The research project Optimization for and with Machine Learning (OPTIMAL) is structured into four inter-connected work packages ‘for’ and ‘with’ machine learning: Optimization for machine learning; New optimisation methods for machine learning; Optimisation with machine learning and Data-centric modelling. Read more about the theoretical framework of the research project.
The optimisation model used to train the machine learning model has mathematical properties that could make it hard to solve. However, in practice it can often be solved efficiently with rather simple optimisation algorithms. This is an enigmatic feature of machine learning: it often works, but it is not well understood why it works. The goal of this workpackage is to understand the success of these simple optimisation methods, and to analyse the limits of its computational tractability.
In this workpackage we will develop new optimisation methods for obtaining more accurate machine learning models in a more efficient way. The main objectives in this workpackage will be to investigate and exploit structural properties of data, which can be geometric, algebraic or combinatorial, for the design of dedicated solution approaches. In particular we will investigate the use of polynomial functions in machine learning. The resulting training problem is a so-called polynomial optimisation problem that has been extensively studied in the optimisation field in recent years. Moreover, we will focus on better optimisation methods for classification trees.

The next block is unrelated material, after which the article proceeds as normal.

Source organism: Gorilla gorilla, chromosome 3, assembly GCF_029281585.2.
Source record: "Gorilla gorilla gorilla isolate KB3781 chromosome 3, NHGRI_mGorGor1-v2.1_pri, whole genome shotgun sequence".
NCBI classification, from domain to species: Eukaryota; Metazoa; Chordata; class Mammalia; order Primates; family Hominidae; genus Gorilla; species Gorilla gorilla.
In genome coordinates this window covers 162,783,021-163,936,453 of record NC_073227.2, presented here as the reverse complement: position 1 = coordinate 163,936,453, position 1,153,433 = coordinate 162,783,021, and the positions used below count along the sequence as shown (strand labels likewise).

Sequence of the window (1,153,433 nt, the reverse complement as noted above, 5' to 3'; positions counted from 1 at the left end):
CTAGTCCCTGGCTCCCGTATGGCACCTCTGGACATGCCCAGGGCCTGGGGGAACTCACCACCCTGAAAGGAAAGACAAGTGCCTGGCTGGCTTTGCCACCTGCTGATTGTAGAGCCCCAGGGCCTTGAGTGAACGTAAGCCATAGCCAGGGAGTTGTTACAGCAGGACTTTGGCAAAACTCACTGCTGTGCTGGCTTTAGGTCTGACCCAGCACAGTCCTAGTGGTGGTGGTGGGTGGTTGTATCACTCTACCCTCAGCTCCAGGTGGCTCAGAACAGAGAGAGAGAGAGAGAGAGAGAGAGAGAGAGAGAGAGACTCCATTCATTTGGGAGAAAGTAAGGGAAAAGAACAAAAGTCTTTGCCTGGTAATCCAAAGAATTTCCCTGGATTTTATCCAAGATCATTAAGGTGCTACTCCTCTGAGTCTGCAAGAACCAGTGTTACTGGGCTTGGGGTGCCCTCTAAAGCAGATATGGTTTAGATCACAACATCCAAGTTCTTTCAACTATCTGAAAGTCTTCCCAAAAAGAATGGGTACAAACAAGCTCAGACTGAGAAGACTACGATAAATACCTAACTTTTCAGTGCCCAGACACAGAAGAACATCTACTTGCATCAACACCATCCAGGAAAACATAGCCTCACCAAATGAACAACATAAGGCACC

When we are faced with an optimisation problem there are two main alternatives for finding solutions. We can either develop an optimisation algorithm for finding a provably best solution, or we can settle for a high-quality solution that is obtained fast through an approximation algorithm. For optimisation algorithms we will investigate how machine learning can be used to guide the search to an optimal solution. When approximating, it is a challenge to derive algorithms that are not only guaranteed to perform well in the worst-case sense, as is mainly done today, but more interestingly for data that actually occur. We will develop new theoretical concepts for a beyond-worst-case analysis that incorporates data. In addition, we will develop algorithms that have a guaranteed performance according to the developed theory.
Traditionally, an optimisation model is built manually, but this is not always possible as some restrictions do not easily translate into mathematical functions. We will investigate how to use machine learning to generate a (part of the) model for a given problem based on the available data. Hence, this results in optimisation models that contain, e.g., a deep learning model or a random forest. The machine learning model is added as a constraint to the manually developed model. In this work package we will analyse which machine learning techniques can best be used, and how to solve optimisation models that also contain non-linear functions that result from machine learning.